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Chinese Investments Are Taking the Lead in Africa

Chinese Investments Are Taking the Lead in Africa

By Terry FitzPatrick / Cape Town / 16 November 2007

Business and political leaders are meeting this week in the South African city of Cape Town to seek ways to boost American investment in Africa. But summit delegates have heard that it is often China, and not America, that is taking the lead. For VOA, Terry FitzPatrick reports.

The Chinese are latecomers to Africa, but in recent years they have tripled their African investments to a total of nearly $12 billion. Princeton Lyman of the Council on Foreign Relations says 800 Chinese companies are operating in Africa.

"The most recent activities of China in Africa have been almost breathtaking because they've come with such vigor and energy, and with resources," said Lyman.

Lyman told delegates to the US-Africa Business Summit that China has a competitive edge.

"China is able to package their government programs, their state-owned enterprises, their aid programs, in ways that the United States frankly can't do," said Lyman. "We can't assist an oil company in making a bid by saying if they win we'll build a road. And it's a challenge to those of us who deal differently."Chinese Investments Are Taking the Lead in Africa

China's need for oil and minerals has driven many investments. But Professor Yang Guang of the Chinese Academy of Social Sciences says a new wave of spending is under way, involving fishing, textiles, tourism, construction and telecommunications. He says Africa's business fundamentals are attractive.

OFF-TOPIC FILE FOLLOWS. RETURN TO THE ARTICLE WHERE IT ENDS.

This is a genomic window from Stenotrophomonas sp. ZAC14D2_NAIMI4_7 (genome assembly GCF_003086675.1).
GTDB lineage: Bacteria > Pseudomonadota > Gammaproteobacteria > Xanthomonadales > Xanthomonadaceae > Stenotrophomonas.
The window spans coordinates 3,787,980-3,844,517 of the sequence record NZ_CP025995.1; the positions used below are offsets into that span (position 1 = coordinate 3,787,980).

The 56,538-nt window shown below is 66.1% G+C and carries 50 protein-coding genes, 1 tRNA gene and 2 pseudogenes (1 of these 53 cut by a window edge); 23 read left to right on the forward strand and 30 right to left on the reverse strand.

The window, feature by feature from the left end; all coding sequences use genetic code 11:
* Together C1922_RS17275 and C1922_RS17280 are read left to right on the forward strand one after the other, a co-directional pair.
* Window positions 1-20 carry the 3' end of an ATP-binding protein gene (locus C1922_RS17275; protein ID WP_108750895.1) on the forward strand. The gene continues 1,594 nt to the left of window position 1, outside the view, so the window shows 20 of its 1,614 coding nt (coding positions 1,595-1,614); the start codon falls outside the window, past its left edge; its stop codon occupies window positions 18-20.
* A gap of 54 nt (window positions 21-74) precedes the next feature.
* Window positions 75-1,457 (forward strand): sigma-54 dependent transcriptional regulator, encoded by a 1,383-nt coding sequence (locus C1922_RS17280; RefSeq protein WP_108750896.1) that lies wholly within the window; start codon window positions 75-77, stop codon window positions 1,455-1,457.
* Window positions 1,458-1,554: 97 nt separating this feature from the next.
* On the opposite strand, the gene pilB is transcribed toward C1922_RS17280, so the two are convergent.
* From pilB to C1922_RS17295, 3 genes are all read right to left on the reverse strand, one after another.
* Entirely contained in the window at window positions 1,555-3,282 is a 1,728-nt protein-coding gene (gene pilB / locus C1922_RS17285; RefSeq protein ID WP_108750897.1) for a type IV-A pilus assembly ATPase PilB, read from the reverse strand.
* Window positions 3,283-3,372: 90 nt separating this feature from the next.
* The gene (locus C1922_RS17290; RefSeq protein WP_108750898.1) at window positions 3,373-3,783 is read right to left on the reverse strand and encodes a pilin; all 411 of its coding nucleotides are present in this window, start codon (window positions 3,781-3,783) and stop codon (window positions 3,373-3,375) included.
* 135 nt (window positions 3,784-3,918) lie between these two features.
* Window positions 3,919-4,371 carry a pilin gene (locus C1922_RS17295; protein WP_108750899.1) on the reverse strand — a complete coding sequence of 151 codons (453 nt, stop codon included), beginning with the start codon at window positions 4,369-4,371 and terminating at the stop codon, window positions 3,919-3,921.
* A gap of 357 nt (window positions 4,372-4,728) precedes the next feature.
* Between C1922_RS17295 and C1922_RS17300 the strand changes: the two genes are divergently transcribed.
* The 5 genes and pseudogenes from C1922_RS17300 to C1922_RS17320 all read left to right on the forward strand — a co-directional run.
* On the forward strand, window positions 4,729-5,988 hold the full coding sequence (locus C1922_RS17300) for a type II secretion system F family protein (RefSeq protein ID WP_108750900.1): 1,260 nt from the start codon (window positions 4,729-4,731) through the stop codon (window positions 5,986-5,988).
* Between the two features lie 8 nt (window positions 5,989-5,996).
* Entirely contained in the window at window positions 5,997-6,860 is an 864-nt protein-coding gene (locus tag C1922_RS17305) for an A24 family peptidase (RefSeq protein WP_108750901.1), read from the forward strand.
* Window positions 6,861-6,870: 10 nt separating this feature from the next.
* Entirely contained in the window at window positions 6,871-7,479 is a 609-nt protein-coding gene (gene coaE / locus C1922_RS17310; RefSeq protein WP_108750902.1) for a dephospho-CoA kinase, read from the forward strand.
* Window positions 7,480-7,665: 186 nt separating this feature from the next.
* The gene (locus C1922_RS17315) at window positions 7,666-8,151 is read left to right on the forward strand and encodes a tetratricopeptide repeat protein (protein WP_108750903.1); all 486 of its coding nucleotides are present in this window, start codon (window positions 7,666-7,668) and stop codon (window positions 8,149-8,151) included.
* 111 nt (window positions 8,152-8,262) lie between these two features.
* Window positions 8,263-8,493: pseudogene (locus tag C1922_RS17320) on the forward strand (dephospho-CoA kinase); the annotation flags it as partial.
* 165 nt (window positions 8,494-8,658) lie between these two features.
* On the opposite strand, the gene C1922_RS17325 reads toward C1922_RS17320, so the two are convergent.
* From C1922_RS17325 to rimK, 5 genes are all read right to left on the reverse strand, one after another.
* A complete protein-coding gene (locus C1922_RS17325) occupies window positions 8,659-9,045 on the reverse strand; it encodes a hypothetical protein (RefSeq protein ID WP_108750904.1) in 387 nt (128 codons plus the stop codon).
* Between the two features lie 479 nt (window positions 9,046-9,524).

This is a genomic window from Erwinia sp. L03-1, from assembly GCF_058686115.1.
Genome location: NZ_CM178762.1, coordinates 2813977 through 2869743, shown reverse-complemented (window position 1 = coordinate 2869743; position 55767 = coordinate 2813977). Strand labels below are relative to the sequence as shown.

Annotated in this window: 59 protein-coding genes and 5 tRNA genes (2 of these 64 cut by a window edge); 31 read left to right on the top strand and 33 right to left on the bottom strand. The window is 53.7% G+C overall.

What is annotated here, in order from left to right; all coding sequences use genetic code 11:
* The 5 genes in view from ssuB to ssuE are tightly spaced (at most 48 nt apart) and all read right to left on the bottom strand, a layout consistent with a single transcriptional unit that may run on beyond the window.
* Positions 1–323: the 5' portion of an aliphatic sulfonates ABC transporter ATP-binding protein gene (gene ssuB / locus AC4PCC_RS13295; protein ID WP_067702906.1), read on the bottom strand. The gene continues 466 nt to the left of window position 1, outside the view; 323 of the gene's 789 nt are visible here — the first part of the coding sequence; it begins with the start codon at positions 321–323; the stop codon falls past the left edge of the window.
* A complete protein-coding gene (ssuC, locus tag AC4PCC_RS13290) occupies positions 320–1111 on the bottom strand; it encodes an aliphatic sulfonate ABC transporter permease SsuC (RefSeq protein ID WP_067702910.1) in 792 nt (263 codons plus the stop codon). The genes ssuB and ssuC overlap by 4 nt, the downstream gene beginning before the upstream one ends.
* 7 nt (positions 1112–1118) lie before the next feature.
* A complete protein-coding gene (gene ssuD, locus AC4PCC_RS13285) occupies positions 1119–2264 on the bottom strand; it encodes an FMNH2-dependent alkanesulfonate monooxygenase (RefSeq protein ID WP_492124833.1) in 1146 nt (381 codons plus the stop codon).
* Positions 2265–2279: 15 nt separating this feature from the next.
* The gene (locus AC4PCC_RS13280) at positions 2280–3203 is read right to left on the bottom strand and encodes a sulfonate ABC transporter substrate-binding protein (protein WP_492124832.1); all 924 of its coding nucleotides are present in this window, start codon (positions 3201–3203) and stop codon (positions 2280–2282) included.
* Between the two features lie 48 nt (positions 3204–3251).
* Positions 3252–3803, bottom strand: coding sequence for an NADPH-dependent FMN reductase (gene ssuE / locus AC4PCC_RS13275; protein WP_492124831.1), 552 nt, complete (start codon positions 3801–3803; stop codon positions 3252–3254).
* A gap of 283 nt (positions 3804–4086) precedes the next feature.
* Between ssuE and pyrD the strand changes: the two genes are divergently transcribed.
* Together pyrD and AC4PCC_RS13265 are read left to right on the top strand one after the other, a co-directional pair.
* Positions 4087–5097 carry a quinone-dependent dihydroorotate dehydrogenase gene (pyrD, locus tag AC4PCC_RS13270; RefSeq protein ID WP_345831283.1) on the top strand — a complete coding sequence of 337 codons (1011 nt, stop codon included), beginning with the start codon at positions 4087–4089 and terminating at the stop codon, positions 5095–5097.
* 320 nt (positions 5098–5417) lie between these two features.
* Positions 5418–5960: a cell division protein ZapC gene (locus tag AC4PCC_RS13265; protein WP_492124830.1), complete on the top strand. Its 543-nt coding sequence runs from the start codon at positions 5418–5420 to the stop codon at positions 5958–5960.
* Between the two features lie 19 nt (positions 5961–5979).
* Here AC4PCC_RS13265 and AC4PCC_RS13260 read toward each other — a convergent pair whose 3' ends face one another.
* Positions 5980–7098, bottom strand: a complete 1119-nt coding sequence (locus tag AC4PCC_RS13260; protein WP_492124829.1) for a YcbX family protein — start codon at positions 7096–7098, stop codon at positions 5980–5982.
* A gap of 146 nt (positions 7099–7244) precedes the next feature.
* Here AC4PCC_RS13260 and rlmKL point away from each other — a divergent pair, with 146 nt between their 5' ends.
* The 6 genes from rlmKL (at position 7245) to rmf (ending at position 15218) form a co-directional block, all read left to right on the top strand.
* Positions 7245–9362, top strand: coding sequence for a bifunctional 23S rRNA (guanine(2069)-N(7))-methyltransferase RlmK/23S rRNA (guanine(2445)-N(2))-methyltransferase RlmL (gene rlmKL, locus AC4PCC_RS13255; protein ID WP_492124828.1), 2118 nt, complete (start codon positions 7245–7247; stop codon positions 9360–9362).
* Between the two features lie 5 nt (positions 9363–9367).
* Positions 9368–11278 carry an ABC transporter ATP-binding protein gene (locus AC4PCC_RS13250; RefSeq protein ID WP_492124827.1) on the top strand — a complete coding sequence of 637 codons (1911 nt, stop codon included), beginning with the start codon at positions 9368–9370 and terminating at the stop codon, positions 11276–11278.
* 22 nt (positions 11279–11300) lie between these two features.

"Africa, in the eye of Chinese business people, is a continent with rich natural resources and relatively high-speed of growth," said Yang. "The number of conflicts in Africa has declined, and the level of opening-up of this continent is much higher than it used to be.

South Africa's minister of trade and industry, Mandisi Mpahlwa, says companies who invest in China have been required to transfer technology and skills. He says China should have to do the same in Africa.

"We have to respond to this challenge of how we enhance productive capacity within the African continent," said Mpahlwa. "China is not going to give us that on a plate. We have to engage China in a manner that we also maximize the benefit and serve our own self interest ourselves."

American investment in Africa has focused on oil and energy. But experts say Chinese investments are more broad-based, which could help Africa's economy to diversify.

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